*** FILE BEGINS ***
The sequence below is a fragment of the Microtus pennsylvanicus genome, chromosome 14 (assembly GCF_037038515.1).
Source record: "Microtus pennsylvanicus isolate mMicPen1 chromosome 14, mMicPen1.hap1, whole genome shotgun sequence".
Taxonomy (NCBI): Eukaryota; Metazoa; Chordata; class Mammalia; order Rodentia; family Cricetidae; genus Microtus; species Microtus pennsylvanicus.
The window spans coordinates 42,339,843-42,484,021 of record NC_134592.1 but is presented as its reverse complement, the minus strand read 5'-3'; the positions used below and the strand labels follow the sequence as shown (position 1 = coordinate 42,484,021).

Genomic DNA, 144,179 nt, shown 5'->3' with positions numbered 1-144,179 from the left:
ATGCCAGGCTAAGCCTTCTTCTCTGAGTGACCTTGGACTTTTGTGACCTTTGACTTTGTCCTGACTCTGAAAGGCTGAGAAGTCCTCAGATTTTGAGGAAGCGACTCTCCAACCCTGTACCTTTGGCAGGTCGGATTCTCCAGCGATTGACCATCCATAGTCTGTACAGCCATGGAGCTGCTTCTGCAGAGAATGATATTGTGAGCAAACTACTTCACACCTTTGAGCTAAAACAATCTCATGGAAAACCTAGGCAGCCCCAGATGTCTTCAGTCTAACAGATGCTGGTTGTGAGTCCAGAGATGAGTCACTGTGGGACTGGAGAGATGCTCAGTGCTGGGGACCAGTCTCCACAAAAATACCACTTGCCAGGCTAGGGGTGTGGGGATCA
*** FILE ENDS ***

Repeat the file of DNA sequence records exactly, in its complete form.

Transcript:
The sequence below is a fragment of the Microtus pennsylvanicus genome, chromosome 14 (assembly GCF_037038515.1).
Source record: "Microtus pennsylvanicus isolate mMicPen1 chromosome 14, mMicPen1.hap1, whole genome shotgun sequence".
Taxonomy (NCBI): Eukaryota; Metazoa; Chordata; class Mammalia; order Rodentia; family Cricetidae; genus Microtus; species Microtus pennsylvanicus.
The window spans coordinates 42,339,843-42,484,021 of record NC_134592.1 but is presented as its reverse complement, the minus strand read 5'-3'; the positions used below and the strand labels follow the sequence as shown (position 1 = coordinate 42,484,021).

Genomic DNA, 144,179 nt, shown 5'->3' with positions numbered 1-144,179 from the left:
ATGCCAGGCTAAGCCTTCTTCTCTGAGTGACCTTGGACTTTTGTGACCTTTGACTTTGTCCTGACTCTGAAAGGCTGAGAAGTCCTCAGATTTTGAGGAAGCGACTCTCCAACCCTGTACCTTTGGCAGGTCGGATTCTCCAGCGATTGACCATCCATAGTCTGTACAGCCATGGAGCTGCTTCTGCAGAGAATGATATTGTGAGCAAACTACTTCACACCTTTGAGCTAAAACAATCTCATGGAAAACCTAGGCAGCCCCAGATGTCTTCAGTCTAACAGATGCTGGTTGTGAGTCCAGAGATGAGTCACTGTGGGACTGGAGAGATGCTCAGTGCTGGGGACCAGTCTCCACAAAAATACCACTTGCCAGGCTAGGGGTGTGGGGATCA